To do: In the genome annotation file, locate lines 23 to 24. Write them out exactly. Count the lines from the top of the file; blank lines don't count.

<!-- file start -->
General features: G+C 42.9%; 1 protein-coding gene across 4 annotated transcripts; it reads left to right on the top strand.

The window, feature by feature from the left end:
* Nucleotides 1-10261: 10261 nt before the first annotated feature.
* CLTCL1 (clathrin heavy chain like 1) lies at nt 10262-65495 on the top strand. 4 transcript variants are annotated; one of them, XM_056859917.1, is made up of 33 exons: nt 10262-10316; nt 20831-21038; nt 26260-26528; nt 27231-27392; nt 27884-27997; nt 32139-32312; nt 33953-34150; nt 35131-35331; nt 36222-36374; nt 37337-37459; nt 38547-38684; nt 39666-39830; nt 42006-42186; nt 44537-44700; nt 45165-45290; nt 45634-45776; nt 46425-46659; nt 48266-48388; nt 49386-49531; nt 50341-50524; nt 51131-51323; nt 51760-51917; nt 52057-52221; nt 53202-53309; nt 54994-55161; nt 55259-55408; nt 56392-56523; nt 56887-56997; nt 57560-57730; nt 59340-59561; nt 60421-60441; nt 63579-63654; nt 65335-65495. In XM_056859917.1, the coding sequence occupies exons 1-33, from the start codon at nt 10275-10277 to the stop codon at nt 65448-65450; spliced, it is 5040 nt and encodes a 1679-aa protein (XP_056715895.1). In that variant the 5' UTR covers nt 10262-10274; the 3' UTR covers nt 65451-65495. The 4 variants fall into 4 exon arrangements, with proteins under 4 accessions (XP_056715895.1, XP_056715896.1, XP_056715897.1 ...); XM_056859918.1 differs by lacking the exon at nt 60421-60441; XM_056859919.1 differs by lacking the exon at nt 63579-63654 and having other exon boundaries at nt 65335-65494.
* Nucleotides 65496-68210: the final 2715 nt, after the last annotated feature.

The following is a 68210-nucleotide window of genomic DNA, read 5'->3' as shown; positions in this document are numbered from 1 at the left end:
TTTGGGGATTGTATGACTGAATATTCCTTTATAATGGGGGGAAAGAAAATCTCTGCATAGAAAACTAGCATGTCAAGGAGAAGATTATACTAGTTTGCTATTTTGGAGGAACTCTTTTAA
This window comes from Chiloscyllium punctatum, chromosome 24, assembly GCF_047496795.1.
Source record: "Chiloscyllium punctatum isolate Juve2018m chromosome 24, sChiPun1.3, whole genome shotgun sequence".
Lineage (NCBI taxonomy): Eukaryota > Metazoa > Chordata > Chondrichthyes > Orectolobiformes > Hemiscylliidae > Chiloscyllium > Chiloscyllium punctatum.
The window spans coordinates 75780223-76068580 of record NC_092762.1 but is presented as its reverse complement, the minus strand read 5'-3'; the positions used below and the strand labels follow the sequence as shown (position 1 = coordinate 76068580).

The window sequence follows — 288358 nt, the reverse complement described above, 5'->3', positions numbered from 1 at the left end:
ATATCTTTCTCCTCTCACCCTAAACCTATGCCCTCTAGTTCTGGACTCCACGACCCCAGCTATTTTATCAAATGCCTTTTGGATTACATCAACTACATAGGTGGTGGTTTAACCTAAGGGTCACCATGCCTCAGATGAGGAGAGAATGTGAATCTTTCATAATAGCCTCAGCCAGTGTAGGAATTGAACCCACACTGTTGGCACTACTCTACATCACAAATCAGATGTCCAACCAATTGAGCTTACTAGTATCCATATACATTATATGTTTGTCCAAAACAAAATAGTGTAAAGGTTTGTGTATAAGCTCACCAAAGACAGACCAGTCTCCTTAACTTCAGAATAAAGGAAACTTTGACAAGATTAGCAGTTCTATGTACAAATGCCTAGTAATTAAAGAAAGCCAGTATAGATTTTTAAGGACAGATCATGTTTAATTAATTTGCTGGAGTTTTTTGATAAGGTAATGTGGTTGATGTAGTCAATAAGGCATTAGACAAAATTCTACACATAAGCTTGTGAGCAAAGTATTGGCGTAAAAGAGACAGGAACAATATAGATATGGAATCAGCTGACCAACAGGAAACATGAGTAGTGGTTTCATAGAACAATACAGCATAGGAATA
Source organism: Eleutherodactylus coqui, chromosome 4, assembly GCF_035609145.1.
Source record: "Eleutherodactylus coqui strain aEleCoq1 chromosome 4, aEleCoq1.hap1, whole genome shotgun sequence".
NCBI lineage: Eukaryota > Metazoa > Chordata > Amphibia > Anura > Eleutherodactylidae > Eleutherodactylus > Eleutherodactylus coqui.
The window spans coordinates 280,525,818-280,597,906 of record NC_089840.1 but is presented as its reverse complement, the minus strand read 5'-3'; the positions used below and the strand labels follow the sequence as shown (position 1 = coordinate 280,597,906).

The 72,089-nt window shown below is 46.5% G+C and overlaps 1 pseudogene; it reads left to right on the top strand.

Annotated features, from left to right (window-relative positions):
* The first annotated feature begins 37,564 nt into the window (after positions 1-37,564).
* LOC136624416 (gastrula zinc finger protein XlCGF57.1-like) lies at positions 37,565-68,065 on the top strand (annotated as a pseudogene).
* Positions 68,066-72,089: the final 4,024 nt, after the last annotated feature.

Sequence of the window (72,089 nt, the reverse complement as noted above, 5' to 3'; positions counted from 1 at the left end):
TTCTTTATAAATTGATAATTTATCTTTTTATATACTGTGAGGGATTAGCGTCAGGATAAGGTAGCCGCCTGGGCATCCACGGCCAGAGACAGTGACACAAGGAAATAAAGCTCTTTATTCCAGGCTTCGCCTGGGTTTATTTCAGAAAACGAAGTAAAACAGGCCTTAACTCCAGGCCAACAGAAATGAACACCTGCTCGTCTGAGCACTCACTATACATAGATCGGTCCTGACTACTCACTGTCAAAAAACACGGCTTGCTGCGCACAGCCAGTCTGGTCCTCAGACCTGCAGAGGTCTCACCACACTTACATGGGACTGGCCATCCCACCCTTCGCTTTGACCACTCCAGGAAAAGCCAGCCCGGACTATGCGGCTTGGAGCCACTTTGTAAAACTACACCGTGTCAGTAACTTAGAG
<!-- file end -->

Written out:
Sequence of the window (72,089 nt, the reverse complement as noted above, 5' to 3'; positions counted from 1 at the left end):
TTCTTTATAAATTGATAATTTATCTTTTTATATACTGTGAGGGATTAGCGTCAGGATAAGGTAGCCGCCTGGGCATCCACGGCCAGAGACAGTGACACAAGGAAATAAAGCTCTTTATTCCAGGCTTCGCCTGGGTTTATTTCAGAAAACGAAGTAAAACAGGCCTTAACTCCAGGCCAACAGAAATGAACACCTGCTCGTCTGAGCACTCACTATACATAGATCGGTCCTGACTACTCACTGTCAAAAAACACGGCTTGCTGCGCACAGCCAGTCTGGTCCTCAGACCTGCAGAGGTCTCACCACACTTACATGGGACTGGCCATCCCACCCTTCGCTTTGACCACTCCAGGAAAAGCCAGCCCGGACTATGCGGCTTGGAGCCACTTTGTAAAACTACACCGTGTCAGTAACTTAGAG